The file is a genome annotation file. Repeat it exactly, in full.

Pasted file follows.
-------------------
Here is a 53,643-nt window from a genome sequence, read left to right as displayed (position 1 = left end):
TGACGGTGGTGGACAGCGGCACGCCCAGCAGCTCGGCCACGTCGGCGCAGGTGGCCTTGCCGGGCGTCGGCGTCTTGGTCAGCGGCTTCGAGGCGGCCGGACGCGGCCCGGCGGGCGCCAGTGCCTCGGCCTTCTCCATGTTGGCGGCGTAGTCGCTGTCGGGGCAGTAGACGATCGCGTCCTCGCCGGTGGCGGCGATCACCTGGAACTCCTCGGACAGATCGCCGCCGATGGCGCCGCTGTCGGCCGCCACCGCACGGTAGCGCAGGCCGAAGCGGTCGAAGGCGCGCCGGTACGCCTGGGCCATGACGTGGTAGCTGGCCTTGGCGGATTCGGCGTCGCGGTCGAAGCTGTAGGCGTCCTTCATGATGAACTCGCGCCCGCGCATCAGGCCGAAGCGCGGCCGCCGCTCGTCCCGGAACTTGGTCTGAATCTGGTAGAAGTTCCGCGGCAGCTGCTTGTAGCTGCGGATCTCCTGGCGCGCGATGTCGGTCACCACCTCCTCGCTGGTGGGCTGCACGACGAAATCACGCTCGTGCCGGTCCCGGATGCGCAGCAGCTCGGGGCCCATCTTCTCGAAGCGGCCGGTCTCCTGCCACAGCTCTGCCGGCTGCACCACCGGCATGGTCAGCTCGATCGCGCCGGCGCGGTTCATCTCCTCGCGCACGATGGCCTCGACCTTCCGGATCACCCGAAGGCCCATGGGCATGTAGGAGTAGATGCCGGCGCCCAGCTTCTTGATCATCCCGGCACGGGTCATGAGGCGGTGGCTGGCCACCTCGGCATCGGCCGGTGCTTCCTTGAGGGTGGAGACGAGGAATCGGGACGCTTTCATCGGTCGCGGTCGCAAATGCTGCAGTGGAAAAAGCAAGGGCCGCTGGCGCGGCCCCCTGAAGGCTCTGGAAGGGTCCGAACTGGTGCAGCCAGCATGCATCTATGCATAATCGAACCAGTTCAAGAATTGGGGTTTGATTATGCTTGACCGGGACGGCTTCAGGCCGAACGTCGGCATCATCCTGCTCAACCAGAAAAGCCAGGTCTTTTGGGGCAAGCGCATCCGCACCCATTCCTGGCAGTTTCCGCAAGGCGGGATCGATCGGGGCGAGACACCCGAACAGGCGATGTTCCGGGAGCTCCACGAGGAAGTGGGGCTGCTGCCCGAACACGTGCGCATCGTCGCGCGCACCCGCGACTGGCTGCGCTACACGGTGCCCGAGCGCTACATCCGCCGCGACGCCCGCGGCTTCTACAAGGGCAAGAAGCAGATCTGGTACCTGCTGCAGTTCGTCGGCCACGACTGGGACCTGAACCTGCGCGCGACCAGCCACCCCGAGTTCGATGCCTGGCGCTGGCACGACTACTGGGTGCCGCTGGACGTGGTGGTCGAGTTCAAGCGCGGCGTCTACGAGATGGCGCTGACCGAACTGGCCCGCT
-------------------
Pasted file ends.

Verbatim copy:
Here is a 53,643-nt window from a genome sequence, read left to right as displayed (position 1 = left end):
TGACGGTGGTGGACAGCGGCACGCCCAGCAGCTCGGCCACGTCGGCGCAGGTGGCCTTGCCGGGCGTCGGCGTCTTGGTCAGCGGCTTCGAGGCGGCCGGACGCGGCCCGGCGGGCGCCAGTGCCTCGGCCTTCTCCATGTTGGCGGCGTAGTCGCTGTCGGGGCAGTAGACGATCGCGTCCTCGCCGGTGGCGGCGATCACCTGGAACTCCTCGGACAGATCGCCGCCGATGGCGCCGCTGTCGGCCGCCACCGCACGGTAGCGCAGGCCGAAGCGGTCGAAGGCGCGCCGGTACGCCTGGGCCATGACGTGGTAGCTGGCCTTGGCGGATTCGGCGTCGCGGTCGAAGCTGTAGGCGTCCTTCATGATGAACTCGCGCCCGCGCATCAGGCCGAAGCGCGGCCGCCGCTCGTCCCGGAACTTGGTCTGAATCTGGTAGAAGTTCCGCGGCAGCTGCTTGTAGCTGCGGATCTCCTGGCGCGCGATGTCGGTCACCACCTCCTCGCTGGTGGGCTGCACGACGAAATCACGCTCGTGCCGGTCCCGGATGCGCAGCAGCTCGGGGCCCATCTTCTCGAAGCGGCCGGTCTCCTGCCACAGCTCTGCCGGCTGCACCACCGGCATGGTCAGCTCGATCGCGCCGGCGCGGTTCATCTCCTCGCGCACGATGGCCTCGACCTTCCGGATCACCCGAAGGCCCATGGGCATGTAGGAGTAGATGCCGGCGCCCAGCTTCTTGATCATCCCGGCACGGGTCATGAGGCGGTGGCTGGCCACCTCGGCATCGGCCGGTGCTTCCTTGAGGGTGGAGACGAGGAATCGGGACGCTTTCATCGGTCGCGGTCGCAAATGCTGCAGTGGAAAAAGCAAGGGCCGCTGGCGCGGCCCCCTGAAGGCTCTGGAAGGGTCCGAACTGGTGCAGCCAGCATGCATCTATGCATAATCGAACCAGTTCAAGAATTGGGGTTTGATTATGCTTGACCGGGACGGCTTCAGGCCGAACGTCGGCATCATCCTGCTCAACCAGAAAAGCCAGGTCTTTTGGGGCAAGCGCATCCGCACCCATTCCTGGCAGTTTCCGCAAGGCGGGATCGATCGGGGCGAGACACCCGAACAGGCGATGTTCCGGGAGCTCCACGAGGAAGTGGGGCTGCTGCCCGAACACGTGCGCATCGTCGCGCGCACCCGCGACTGGCTGCGCTACACGGTGCCCGAGCGCTACATCCGCCGCGACGCCCGCGGCTTCTACAAGGGCAAGAAGCAGATCTGGTACCTGCTGCAGTTCGTCGGCCACGACTGGGACCTGAACCTGCGCGCGACCAGCCACCCCGAGTTCGATGCCTGGCGCTGGCACGACTACTGGGTGCCGCTGGACGTGGTGGTCGAGTTCAAGCGCGGCGTCTACGAGATGGCGCTGACCGAACTGGCCCGCT